The majority of providers thought they could breathe easy after the Medicare Access and CHIP Reauthorization Act, or MACRA, legislation was finalized last October. Their prayers had been answered; quality reporting programs had been eliminated and the burden of reporting data at the risk of a hefty penalty had been lifted… or so they thought. Once the praise and excitement settled, providers realized these programs weren’t going away at all they were just being rebranded. There is no doubt the new Quality Payment Program established by MACRA has improved, but little has been done to truly ease the reporting burden thrust upon our providers. Until that is, our friends at the Centers for Medicare and Medicaid Services (CMS) issued the Pick Your Pace option for those participating under MIPS in 2017.
This option allows providers to choose the level at which they would like to participate for 2017, which has been deemed a “transition year”. Providers can choose to submit nothing, submit something, submit a partial year, or submit a full year of data (any providers participating in an APM under MACRA please accept my deepest apologies, these options don’t apply to you). So what exactly do these 4 tiered participation tracks entail?
- Submit Nothing. Providers can choose to submit absolutely nothing to CMS and they will see a negative 4% payment adjustment. Come on folks, we can do better!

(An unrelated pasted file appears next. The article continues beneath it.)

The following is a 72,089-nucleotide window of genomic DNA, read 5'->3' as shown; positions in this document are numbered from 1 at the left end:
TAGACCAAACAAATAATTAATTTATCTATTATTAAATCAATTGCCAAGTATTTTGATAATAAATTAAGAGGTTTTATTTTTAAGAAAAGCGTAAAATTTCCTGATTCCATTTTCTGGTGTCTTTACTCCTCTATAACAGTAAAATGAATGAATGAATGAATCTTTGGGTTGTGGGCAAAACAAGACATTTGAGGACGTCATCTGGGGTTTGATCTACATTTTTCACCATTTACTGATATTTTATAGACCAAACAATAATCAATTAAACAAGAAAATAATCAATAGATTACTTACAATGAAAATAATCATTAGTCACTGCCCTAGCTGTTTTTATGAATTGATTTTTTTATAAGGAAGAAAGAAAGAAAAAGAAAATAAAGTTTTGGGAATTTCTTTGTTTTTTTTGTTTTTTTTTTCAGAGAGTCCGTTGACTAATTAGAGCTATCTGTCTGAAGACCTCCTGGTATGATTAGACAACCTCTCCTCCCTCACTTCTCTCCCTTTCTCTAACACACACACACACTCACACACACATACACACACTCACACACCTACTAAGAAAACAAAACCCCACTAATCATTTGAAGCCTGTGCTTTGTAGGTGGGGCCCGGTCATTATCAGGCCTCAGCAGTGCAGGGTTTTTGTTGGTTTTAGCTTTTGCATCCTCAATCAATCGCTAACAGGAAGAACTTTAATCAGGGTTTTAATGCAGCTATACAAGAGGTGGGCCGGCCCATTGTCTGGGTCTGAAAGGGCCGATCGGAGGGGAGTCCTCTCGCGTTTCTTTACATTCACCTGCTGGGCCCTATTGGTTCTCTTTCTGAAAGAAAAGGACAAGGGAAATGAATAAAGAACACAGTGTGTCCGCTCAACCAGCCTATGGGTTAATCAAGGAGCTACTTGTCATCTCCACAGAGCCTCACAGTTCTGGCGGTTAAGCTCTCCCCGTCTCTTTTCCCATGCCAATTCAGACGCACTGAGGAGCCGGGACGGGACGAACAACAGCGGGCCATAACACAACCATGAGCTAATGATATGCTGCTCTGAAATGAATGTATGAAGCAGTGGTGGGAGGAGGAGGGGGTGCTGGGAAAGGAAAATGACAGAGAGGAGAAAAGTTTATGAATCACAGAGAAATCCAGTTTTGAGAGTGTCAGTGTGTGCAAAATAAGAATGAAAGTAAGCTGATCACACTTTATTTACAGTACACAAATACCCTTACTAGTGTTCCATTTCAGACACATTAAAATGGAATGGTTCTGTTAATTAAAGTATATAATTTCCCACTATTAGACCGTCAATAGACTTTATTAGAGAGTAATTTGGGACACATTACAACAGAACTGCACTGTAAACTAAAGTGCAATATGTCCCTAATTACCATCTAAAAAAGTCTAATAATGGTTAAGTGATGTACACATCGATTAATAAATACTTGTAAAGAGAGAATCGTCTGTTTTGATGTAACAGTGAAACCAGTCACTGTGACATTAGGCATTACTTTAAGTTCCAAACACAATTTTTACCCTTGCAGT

- Submit Something. Providers can sit back and report one data point, that’s right just one measly little measure and they would be in the clear receiving no negative (or positive) adjustment.
- Submit a Partial Year. Ding, ding we have a winner!! This, my friends, is the best option in my humble opinion. Providers submit data that meets all of the requirements under MIPS for 90 days.
- Submit a Full Year. Providers can fully participate by starting January 1, 2017 and report a full year’s worth of data for all requirements under MIPS. Wait a minute, we are already 3 months into 2017…. This is why I said you better pick your pace quickly.
So why am I “partial” to submitting a “partial” year’s worth of data? Well, if there is one thing I hope you take away from this post it’s that:
Positive adjustments are based on the performance data, not the amount of information or length of time submitted.
No more thresholds, no more pass/fail with an all-or-nothing framework, it is truly about the performance rates providers have for measures that (are supposed to) reflect the quality of care they are providing their patients. This is what matters, the quality of data not the quantity.
Providers and their clinical staff are facing an uphill battle tackling this new program, its requirements and new scoring methodologies. There is a long list of decisions to make with many choices, will you choose to just keep your head above water or will you attempt to master the program and leverage your data to improve quality? It’s time to pick your pace.
- Lindsey Lanning, Healthcare Compliance Consultant at Itentive Healthcare Solutions